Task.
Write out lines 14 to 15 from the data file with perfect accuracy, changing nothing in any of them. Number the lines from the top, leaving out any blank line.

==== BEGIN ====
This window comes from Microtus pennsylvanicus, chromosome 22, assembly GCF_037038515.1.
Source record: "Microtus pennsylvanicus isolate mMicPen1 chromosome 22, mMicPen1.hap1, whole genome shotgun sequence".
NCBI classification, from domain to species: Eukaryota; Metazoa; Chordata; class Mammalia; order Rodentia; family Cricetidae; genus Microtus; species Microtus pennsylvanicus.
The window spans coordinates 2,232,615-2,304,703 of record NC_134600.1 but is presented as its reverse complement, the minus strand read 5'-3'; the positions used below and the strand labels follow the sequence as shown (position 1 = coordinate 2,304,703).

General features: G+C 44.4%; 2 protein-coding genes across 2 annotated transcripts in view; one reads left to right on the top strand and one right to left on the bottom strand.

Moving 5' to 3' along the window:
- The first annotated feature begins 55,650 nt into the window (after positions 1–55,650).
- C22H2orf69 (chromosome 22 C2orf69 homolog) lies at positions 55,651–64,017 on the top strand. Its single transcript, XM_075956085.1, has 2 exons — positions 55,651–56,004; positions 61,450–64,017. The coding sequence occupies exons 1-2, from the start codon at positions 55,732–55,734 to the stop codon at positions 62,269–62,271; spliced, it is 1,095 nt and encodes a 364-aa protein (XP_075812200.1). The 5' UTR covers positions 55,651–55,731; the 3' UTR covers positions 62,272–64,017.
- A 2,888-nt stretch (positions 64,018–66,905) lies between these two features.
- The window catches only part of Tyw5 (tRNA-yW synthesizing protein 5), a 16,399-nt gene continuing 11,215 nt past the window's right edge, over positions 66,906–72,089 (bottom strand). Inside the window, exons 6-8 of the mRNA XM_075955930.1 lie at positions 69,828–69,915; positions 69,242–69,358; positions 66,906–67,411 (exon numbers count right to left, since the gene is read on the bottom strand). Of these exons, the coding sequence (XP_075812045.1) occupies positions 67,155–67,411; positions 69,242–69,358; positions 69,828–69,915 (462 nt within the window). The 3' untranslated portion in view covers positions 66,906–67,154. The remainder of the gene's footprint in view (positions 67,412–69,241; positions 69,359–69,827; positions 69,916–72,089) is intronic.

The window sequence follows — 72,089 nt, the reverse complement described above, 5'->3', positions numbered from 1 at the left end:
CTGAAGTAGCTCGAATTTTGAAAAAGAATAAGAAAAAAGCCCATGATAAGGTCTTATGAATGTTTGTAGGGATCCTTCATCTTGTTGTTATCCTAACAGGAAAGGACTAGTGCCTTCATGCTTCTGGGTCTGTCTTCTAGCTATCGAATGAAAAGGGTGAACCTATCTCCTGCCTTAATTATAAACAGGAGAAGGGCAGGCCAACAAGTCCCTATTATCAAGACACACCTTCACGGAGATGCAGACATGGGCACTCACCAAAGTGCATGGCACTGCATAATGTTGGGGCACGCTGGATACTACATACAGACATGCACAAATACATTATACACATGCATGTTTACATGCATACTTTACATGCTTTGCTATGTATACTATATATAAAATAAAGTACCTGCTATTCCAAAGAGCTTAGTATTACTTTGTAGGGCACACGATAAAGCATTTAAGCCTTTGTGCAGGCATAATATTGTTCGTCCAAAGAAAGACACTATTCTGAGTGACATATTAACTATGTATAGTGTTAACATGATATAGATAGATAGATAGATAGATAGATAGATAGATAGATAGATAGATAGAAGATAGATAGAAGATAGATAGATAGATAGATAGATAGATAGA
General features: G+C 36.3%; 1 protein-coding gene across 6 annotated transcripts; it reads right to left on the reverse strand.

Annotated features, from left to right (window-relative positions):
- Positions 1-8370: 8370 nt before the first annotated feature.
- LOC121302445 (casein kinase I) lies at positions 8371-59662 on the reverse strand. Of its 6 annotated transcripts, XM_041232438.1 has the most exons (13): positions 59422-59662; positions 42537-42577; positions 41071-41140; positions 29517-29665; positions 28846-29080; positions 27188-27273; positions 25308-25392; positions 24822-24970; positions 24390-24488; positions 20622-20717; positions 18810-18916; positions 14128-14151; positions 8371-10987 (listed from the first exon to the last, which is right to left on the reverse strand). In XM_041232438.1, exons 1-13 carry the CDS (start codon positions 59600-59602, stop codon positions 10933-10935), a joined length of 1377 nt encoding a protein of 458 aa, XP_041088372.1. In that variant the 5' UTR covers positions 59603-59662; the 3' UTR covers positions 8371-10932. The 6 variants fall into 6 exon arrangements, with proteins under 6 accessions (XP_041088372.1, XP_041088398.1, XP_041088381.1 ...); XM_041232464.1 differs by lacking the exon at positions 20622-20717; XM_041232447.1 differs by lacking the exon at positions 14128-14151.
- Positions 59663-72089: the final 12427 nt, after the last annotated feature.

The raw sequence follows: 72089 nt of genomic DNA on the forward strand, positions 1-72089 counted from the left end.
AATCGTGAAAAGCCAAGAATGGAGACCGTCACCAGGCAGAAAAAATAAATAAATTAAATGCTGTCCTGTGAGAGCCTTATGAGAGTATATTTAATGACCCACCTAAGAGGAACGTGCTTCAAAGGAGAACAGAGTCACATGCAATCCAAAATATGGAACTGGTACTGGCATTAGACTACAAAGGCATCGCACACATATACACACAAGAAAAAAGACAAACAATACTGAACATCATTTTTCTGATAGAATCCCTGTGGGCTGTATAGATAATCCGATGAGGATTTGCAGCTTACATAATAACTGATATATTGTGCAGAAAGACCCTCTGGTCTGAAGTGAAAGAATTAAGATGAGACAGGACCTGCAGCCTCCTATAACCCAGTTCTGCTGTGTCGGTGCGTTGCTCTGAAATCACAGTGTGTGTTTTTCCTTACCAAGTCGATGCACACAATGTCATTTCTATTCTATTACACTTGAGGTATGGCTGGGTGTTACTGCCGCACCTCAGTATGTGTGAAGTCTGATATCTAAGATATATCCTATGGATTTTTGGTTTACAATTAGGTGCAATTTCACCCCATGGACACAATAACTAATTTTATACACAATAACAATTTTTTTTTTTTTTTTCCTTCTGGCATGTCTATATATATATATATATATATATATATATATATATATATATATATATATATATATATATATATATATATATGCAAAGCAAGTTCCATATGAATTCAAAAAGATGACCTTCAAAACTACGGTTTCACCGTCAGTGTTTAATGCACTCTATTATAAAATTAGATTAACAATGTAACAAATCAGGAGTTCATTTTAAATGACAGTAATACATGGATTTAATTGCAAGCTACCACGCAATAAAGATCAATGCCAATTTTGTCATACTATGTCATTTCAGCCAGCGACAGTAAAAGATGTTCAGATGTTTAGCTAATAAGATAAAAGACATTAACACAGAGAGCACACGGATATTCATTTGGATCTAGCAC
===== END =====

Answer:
Annotated features, from left to right (window-relative positions):
- Positions 1-8370: 8370 nt before the first annotated feature.